The operators improved these lands at a cost of $90 an acre, plus $30 an acre for irrigation. It was not stated that the operators, on top of all this expenditure, had to pay all taxes. The title holder here collects one-eighth of the crop and does nothing.

In Henry George's economics, taxes are a confiscation of private property - while rent on the other hand is a voluntary payment for all of civilization's advantages at a given location of land.

John R. Nichols / Boston, Massachusetts

The argument presented by Professor von Mises is unassailable on its face -- that is, ignoring certain important, not stated considerations. This argument is that if the government takes the whole of rent it makes no difference to a given farmer, from the viewpoint of his income, whether he works on poor or good land. No other farmer has an advantage over him in this respect. It is perfectly true. He has, then, no income-incentive to move to land of higher quality. We assume, of course, that he is not working on submarginal land. Since marginal and submarginal lands pay no rent, there would always be the incentive of higher wages to bring him from submarginal to marginal-or-better land. This seems to me entirely as it should be, the farmer's income depending upon his wages and increasing by improvement of his skill and industry.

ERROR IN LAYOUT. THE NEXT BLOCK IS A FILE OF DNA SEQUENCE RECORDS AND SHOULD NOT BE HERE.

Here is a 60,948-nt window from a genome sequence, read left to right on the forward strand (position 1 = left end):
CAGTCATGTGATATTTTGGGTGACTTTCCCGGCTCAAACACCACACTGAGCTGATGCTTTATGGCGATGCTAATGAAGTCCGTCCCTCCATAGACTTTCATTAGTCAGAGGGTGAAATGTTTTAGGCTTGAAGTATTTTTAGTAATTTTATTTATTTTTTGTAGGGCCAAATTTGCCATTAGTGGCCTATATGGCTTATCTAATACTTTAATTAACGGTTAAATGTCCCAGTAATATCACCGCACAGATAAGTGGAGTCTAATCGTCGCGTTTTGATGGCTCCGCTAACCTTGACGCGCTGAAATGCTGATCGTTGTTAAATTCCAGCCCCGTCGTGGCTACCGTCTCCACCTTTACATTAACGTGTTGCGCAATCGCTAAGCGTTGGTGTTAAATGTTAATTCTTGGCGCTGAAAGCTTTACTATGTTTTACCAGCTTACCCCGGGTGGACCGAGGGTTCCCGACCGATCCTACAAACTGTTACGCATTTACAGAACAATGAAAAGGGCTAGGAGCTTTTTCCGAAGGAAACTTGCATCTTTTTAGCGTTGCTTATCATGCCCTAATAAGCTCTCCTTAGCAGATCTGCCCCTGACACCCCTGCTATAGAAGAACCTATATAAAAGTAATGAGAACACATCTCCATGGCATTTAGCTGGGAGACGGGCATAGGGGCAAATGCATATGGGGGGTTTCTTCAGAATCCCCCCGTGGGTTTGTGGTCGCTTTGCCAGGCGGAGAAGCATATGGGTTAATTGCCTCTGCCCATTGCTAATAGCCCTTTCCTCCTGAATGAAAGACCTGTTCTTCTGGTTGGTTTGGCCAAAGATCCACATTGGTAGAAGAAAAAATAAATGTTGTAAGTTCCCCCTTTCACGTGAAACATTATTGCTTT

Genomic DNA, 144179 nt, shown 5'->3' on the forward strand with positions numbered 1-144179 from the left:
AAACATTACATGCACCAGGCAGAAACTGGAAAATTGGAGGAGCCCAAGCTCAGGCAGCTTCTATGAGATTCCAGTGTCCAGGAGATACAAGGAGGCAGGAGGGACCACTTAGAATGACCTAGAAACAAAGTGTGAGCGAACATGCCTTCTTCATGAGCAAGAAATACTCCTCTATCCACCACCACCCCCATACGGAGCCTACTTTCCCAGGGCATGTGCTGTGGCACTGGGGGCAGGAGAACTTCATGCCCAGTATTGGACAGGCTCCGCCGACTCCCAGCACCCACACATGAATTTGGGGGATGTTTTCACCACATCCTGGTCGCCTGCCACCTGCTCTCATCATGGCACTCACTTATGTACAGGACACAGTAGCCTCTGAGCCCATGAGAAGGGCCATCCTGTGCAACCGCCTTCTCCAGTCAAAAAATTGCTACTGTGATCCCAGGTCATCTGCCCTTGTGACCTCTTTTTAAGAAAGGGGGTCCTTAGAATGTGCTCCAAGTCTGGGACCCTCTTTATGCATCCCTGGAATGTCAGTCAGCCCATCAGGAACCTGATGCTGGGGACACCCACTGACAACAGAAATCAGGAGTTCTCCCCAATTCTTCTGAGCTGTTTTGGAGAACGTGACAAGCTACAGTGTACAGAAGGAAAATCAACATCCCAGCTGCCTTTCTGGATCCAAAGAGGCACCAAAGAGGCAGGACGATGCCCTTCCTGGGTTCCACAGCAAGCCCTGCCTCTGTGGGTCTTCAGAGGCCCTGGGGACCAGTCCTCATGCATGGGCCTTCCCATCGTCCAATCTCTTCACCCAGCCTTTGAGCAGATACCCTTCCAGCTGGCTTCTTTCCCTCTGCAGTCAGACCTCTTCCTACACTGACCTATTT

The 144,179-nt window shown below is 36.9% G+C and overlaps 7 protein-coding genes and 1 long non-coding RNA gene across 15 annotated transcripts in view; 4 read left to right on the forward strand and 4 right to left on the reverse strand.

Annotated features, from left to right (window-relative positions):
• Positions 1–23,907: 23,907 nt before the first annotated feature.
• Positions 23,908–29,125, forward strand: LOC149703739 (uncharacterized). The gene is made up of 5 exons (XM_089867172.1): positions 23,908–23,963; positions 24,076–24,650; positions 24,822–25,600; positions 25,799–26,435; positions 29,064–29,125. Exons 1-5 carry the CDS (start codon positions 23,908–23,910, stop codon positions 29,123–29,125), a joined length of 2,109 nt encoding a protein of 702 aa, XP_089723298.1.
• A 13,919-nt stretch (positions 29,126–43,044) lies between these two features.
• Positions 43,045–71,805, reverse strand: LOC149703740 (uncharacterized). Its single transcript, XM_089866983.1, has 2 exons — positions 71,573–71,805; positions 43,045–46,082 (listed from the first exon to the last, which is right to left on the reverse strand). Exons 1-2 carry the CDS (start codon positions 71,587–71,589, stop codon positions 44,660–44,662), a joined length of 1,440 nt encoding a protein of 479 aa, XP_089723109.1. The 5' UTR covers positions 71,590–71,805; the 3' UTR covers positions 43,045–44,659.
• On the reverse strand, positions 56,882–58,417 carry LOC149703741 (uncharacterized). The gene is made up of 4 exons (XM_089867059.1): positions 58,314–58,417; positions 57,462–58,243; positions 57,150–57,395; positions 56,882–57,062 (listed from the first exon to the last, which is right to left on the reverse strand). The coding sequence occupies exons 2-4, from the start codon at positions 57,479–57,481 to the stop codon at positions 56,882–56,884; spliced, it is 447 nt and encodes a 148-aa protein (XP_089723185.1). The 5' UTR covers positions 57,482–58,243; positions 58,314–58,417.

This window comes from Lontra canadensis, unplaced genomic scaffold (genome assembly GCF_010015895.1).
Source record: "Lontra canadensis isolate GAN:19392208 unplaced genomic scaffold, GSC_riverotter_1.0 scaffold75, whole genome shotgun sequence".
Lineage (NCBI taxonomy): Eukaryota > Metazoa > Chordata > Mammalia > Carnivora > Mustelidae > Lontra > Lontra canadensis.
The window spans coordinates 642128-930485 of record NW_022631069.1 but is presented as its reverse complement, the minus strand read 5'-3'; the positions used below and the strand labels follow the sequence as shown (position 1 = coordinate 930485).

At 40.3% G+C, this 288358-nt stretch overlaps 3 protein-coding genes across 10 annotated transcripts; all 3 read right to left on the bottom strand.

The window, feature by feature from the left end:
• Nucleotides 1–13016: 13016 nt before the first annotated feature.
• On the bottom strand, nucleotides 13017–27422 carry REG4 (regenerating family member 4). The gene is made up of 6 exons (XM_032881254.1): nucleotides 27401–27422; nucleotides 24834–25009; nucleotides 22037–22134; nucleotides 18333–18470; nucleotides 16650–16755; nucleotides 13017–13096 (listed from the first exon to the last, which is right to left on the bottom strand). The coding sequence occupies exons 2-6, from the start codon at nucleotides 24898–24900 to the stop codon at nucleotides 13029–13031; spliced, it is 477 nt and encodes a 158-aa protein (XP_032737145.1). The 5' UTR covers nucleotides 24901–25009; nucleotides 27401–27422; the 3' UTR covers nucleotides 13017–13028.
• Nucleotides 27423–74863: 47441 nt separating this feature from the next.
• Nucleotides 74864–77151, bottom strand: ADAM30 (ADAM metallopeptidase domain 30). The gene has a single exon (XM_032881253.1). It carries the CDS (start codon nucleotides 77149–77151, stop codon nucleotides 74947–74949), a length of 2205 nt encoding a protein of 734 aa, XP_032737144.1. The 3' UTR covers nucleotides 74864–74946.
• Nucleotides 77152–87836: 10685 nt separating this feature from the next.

The community, the "other people" of whom Professor von Mises speaks, have no concern to move any particular farmer from poor above-marginal land to better when they must move another farmer from that land to make room for him. Their concern is to have the above-marginal land fully utilized-to bring to vacant, good land, farmers from poorer land.

The persistent vacancy of good land is a sure sign that too much is being asked for it in rent. It would mean that the government was trying to take more than the rent. The practice of demanding too high rent is what keeps good land idle. This is the evil which George's proposal is intended chiefly to correct and it is as bad when practised by government as by private owners. It is no part of George's proposal.

The aim of assessors should be to keep substantially all above-marginal land in use, assessing rents low enough to accomplish this result, low enough to attract prospective users away from land at or below the margin. If a small percentage of rent is left with owners little harm will be done provided the margin is raised by bringing the good land more generally into use.